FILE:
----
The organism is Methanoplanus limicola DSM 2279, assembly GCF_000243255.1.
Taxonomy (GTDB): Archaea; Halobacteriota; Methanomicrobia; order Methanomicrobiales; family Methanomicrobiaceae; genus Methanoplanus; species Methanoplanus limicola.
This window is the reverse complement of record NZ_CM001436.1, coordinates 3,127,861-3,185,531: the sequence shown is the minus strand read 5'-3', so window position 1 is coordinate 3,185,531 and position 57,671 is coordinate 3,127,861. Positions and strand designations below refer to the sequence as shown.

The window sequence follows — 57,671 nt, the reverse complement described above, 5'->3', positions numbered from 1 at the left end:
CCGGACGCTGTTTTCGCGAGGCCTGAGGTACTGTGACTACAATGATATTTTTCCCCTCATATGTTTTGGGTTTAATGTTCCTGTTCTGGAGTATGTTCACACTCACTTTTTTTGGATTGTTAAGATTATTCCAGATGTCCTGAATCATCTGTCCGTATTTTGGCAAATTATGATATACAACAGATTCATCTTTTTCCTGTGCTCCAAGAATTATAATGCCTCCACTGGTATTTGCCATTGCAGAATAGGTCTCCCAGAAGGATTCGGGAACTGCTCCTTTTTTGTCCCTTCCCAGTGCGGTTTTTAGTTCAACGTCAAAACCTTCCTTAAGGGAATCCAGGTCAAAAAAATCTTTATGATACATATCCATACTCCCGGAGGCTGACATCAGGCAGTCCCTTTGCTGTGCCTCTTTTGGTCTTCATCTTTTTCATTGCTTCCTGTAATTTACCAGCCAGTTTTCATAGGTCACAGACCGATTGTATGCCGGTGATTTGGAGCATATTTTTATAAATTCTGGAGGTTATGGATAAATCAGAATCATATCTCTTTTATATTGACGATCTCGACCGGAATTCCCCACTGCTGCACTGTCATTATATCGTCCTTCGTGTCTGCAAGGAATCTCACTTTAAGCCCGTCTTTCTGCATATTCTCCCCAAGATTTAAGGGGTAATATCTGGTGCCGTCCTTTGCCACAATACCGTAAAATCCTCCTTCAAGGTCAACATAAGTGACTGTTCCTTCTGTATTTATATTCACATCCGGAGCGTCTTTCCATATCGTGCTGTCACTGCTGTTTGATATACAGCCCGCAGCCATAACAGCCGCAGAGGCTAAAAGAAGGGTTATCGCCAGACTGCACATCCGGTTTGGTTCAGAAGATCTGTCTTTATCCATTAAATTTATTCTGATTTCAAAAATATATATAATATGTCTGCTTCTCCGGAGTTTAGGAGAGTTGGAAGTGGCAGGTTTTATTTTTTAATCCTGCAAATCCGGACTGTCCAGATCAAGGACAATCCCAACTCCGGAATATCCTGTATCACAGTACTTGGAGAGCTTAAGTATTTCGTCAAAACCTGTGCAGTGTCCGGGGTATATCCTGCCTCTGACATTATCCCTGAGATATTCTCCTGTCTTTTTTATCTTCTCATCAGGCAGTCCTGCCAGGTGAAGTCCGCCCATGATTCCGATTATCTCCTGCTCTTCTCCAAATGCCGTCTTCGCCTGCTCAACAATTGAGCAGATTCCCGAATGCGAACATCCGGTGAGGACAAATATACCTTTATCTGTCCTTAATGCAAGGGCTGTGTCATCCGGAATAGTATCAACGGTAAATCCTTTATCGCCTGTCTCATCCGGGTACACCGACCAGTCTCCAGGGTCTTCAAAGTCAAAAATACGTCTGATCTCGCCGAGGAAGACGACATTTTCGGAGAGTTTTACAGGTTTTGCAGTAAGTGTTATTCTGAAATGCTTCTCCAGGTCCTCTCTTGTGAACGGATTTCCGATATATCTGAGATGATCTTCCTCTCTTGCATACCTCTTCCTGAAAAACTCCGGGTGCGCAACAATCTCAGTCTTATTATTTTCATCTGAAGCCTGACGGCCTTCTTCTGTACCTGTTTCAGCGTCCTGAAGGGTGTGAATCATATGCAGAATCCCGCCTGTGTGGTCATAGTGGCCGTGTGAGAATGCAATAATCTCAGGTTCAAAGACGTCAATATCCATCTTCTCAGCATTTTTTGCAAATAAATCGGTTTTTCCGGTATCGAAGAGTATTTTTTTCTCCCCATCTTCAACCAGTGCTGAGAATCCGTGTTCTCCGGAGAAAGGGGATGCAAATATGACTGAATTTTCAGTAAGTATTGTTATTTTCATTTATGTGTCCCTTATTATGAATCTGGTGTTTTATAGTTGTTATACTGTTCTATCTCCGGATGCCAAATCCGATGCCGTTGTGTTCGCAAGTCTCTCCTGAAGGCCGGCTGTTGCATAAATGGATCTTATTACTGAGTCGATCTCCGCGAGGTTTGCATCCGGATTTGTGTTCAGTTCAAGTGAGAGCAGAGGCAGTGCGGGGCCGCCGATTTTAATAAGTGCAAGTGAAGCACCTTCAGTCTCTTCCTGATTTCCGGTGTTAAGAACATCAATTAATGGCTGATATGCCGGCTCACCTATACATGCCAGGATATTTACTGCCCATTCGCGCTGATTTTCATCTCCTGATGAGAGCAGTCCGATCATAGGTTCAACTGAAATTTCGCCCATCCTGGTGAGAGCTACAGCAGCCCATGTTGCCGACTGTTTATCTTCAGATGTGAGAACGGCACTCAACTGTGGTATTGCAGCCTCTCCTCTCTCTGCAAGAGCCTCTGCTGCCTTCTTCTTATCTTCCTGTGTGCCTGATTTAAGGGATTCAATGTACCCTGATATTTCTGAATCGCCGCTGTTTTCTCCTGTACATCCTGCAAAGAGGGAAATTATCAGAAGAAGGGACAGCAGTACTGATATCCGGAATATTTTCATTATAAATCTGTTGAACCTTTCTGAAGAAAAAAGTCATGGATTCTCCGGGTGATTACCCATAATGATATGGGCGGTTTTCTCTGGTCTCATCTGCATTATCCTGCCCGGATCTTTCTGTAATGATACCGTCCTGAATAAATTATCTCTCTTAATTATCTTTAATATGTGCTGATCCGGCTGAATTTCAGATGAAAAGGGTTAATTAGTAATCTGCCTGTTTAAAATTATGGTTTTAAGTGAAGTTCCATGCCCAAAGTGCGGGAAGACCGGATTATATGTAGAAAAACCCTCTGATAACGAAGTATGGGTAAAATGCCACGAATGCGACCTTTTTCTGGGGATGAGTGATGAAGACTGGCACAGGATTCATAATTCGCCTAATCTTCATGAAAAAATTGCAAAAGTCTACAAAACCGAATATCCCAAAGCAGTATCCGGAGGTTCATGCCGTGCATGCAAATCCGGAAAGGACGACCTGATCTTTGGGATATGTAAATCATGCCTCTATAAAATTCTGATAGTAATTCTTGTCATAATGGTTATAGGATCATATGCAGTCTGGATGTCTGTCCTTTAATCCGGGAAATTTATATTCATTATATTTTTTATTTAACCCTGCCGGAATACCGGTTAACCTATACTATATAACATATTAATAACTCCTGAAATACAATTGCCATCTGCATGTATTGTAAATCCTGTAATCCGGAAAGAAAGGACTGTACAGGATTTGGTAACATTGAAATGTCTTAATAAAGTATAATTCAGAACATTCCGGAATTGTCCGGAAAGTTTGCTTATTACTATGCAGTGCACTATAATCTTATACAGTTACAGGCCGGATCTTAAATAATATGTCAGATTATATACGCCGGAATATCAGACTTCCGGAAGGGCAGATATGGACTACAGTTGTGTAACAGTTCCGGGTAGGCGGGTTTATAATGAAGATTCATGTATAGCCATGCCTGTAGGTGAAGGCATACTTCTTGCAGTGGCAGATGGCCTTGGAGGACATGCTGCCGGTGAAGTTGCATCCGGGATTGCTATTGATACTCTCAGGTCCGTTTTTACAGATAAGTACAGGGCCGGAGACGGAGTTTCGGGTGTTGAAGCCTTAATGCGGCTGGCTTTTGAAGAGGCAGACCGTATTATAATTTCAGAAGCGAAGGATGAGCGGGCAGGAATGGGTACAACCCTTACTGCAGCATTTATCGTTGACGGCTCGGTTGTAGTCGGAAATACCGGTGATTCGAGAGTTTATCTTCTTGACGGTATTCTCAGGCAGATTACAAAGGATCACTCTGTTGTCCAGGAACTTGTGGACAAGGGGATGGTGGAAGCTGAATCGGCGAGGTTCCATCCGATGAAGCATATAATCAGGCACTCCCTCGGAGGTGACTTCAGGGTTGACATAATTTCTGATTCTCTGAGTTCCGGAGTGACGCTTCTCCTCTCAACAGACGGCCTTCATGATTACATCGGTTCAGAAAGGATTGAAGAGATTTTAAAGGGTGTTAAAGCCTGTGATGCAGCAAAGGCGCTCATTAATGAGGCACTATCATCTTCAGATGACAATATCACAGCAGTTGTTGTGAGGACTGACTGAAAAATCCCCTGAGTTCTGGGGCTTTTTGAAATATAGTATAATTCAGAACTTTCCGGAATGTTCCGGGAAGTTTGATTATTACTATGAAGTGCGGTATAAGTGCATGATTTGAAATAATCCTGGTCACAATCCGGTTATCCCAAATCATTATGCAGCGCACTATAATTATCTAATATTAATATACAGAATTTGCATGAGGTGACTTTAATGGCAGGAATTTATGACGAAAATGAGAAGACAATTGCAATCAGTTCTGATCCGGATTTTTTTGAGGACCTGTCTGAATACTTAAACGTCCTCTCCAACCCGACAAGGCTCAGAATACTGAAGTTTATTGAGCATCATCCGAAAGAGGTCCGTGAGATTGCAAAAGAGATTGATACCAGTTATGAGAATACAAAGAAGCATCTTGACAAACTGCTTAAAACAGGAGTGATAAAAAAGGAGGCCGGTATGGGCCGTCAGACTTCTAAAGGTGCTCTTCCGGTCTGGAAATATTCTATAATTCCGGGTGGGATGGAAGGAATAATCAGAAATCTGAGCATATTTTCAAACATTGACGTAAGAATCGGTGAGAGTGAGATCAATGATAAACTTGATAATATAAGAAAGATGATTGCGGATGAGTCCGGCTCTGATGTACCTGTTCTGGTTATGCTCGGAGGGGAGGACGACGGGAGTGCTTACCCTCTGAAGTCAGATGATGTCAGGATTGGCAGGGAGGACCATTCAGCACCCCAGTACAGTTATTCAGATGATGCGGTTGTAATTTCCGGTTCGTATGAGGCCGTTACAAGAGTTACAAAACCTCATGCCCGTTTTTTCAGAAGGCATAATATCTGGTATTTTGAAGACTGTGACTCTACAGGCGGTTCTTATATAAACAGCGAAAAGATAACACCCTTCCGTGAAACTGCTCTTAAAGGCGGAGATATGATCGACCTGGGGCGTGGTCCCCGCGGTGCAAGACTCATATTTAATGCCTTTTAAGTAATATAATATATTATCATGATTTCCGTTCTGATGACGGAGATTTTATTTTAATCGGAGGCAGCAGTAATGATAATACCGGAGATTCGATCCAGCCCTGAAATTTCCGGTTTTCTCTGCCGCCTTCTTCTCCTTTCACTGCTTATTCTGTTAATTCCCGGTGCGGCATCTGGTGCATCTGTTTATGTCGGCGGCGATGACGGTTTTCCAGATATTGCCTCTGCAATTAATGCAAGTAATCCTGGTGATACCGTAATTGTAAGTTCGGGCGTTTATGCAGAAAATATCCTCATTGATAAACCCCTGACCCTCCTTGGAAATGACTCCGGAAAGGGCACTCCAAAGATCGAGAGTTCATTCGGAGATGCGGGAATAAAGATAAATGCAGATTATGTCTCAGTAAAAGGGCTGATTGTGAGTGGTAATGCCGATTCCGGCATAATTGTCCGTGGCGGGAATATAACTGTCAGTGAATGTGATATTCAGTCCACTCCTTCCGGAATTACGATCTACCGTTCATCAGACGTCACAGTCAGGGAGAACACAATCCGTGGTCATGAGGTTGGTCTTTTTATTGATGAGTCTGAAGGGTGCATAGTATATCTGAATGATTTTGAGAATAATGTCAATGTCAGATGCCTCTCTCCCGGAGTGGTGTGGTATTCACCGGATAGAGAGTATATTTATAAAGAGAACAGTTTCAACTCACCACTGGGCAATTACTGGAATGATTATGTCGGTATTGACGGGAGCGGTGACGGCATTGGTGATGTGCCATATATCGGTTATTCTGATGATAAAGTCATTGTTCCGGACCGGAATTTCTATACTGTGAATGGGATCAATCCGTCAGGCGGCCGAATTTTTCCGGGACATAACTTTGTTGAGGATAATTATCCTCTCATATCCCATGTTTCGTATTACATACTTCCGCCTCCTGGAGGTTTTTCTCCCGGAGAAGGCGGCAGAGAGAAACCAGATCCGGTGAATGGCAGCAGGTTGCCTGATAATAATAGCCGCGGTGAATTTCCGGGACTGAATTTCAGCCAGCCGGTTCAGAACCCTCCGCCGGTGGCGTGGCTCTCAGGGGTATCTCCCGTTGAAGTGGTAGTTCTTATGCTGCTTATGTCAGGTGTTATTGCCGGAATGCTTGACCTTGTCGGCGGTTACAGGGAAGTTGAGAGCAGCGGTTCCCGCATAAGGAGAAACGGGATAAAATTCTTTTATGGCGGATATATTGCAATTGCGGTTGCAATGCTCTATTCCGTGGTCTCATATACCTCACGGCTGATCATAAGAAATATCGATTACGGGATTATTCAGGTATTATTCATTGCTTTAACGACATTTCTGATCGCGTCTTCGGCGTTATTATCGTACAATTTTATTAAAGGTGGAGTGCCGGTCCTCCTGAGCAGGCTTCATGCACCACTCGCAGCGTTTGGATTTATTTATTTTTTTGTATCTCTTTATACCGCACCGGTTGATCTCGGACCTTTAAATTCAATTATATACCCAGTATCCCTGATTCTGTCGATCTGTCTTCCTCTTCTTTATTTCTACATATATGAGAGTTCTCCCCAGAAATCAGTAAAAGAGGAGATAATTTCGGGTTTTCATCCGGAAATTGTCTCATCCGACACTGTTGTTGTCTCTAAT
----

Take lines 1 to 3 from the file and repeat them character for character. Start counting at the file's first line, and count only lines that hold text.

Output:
The organism is Methanoplanus limicola DSM 2279, assembly GCF_000243255.1.
Taxonomy (GTDB): Archaea; Halobacteriota; Methanomicrobia; order Methanomicrobiales; family Methanomicrobiaceae; genus Methanoplanus; species Methanoplanus limicola.
This window is the reverse complement of record NZ_CM001436.1, coordinates 3,127,861-3,185,531: the sequence shown is the minus strand read 5'-3', so window position 1 is coordinate 3,185,531 and position 57,671 is coordinate 3,127,861. Positions and strand designations below refer to the sequence as shown.